On November 19, he’d left Richmond Hill early in the morning to visit another brother, Geoffrey Otto, in Thunder Bay. Two days later, he hadn’t arrived in Thunder Bay and he wasn’t answering his phone. His wife, Jacqueline, called police and reported him missing. She told police he’d been depressed and emotionally distant.

Police later spoke with Geoffrey in Thunder Bay, who told them that he had reason to believe George was in Ethiopia, on his way to Uganda. “Jacqueline was visibly shocked and instantly became emotional when she learned that George may have fled the country to avoid incarceration,” the missing person report reads.

Two weeks after Jacqueline reported her husband missing, Francis Otto called York Regional Police, concerned that the $100,000 surety he’d put up would be lost now that his brother had fled. He also said a family member in Uganda had told him “a plan had been in place for George’s disappearance for a few months now.” Otto’s wife and brothers didn’t answer interview requests for this story. Only his eldest son, Fabian, a lawyer in Richmond Hill, offered any response, saying the family has been negatively affected by the media around the case, and asking me not to involve them in the piece. 

Otto’s appellate lawyer, Michael McKee, says he hasn’t had any contact with his client since mid-November, adding that he had no indication that Otto had fled the country until he didn’t show up for a scheduled meeting. “It’s extremely rare,” McKee said. “In my 30 years, I can say that I’ve heard of one other instance. I can understand why he might have done it but I certainly can’t condone or encourage any such behaviour at all. It was a complete and total surprise to me.” Still, McKee says, he doesn’t regret helping Otto obtain bail. “I found him to be a very polite, articulate, thoughtful and intelligent man who for whatever reason immersed himself in a scheme that was way over his head.”

And so Doctor Fentanyl has become an international fugitive. Geoffrey Roy, the crown attorney who prosecuted Otto, was disappointed that Otto escaped. Roy, who early in his career worked as a junior prosecutor on the terror trials of the Toronto 18, worked on Otto’s case from the time of the doctor’s arrest in 2016 up to his sentencing in 2019. “I tried really hard to prosecute this guy as fairly as possible,” he said. “That’s what I take pride in, and in trying to get a fair sentencing. It would be nice if justice were served.”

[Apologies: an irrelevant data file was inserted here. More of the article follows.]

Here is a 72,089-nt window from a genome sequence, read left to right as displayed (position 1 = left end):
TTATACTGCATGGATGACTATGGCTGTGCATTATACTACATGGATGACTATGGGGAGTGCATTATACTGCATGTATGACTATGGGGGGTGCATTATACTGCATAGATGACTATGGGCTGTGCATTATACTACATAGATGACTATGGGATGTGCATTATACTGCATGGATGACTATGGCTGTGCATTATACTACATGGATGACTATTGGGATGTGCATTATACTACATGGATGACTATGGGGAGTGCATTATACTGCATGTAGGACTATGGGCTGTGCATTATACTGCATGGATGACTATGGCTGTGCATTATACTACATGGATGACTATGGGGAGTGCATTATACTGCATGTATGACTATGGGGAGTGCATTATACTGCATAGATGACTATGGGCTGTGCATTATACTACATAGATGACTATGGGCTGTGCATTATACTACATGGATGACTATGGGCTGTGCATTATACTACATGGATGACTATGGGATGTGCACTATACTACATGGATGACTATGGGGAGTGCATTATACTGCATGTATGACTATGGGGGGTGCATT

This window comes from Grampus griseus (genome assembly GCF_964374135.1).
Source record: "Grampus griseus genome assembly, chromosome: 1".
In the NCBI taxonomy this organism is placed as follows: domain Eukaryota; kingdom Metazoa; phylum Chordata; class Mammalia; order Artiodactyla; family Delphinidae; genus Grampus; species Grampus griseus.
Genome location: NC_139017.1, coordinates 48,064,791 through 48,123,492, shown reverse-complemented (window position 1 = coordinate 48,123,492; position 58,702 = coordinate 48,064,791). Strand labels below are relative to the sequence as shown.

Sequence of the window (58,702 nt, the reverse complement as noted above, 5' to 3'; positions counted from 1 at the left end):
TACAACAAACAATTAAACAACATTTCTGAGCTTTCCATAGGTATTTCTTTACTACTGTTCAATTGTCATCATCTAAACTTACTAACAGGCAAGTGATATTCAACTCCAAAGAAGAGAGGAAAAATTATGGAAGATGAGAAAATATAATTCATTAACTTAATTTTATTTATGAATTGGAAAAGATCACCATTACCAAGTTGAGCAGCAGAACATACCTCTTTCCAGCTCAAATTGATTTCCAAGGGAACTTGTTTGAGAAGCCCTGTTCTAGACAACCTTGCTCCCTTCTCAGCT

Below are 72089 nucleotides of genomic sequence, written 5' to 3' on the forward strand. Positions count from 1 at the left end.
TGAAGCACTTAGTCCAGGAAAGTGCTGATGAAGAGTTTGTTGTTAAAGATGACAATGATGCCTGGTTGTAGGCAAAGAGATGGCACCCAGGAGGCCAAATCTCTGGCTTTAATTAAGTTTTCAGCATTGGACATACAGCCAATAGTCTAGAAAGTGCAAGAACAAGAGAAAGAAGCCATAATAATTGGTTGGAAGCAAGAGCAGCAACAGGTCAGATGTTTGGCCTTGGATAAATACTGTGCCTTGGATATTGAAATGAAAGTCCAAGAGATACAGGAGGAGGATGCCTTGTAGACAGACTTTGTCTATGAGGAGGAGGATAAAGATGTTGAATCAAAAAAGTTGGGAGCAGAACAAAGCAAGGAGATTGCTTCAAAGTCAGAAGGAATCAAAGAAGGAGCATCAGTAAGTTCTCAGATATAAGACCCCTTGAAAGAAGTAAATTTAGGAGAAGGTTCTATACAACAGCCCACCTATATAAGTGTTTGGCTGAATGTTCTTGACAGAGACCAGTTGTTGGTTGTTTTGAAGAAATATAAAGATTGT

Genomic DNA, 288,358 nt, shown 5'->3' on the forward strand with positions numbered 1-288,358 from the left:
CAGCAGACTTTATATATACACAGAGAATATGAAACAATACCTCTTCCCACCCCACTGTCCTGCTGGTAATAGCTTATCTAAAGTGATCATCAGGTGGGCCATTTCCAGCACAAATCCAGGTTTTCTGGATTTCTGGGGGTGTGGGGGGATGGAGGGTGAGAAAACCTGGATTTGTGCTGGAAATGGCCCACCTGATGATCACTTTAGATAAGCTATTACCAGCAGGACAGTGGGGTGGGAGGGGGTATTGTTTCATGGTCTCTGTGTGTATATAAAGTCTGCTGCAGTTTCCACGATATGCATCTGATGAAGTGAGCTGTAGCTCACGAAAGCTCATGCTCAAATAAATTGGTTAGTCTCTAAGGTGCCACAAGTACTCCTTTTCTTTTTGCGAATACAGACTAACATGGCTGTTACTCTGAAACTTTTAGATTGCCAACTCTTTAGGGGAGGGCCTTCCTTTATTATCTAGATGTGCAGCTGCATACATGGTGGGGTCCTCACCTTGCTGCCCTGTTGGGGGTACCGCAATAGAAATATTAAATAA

Assuming Otto has fled to Uganda, it would take an extradition request from the federal department of justice to get him back to serve his sentence. Canada doesn’t have an extradition treaty with Uganda, which means that the request would have to be formally made by the Canadian consulate in Uganda. The federal department of justice made a total of 136 extradition requests around the world between 2015 and 2020; 32 of those were from non-treaty countries. A spokesperson from the DOJ told me that the majority of these requests have been successful, but they’ve never sought anyone’s extradition from Uganda.

They declined to say whether they’d made any such request in the George Otto case, but explained that they can only seek extradition at the request of the body responsible for prosecuting the person in Canada—in this case, the Ontario attorney general’s office. The attorney general’s office, meanwhile, said this was something that needed to be handled by the federal government. Both bodies seemed to be shunting responsibility to the other.

Robert Currie, a specialist in transnational criminal law at Dalhousie University, says the case may be complicated by Otto’s dual citizenship—he was born in Uganda and immigrated to Canada—and the support he has in Uganda’s upper echelons; he has connections to Makerere University in Kampala, and used to entertain Ugandan dignitaries when they visited Toronto. Currie says extradition requests can often get stalled or ignored if the wanted individual is well-connected in the country where they’re hiding out.

Gary Botting, a veteran extradition lawyer, believes there’s practically zero chance Canada will get Otto back. “If Canada made such a request it would be automatically denied,” he says. “If Otto has Ugandan citizenship, the government there will likely protect him from extradition.” The best chance Canada has of getting him back, he says, would be if Otto were to set foot in any of the 51 countries where we do have extradition treaties. There, he could be arrested on the spot and extradited to Canada to serve his term.

As for Otto’s brother Francis, he might not even lose his $100,000. “It’s not automatic that the surety loses their money,” Geoffrey Roy explained. There would have to be an estreatment hearing. If the surety did everything right—reported him missing, had no part in the escape—he might get his money back.

Otto’s main accomplice, the pharmacist Shereen El-Azrak, who was sentenced to 13 years in prison, has also been released on bail. Her lawyer filed a four-page notice of appeal to the court 19 months ago and has until May 31 to perfect it. El-Azrak will not have to check herself back into custody until September 30.

In the meantime, Otto’s friends aren’t worrying about the man now known as Doctor Fentanyl. “You need to travel to Kitgum if you want to find him,” the tipster told me in one of his last emails. “Nice place.”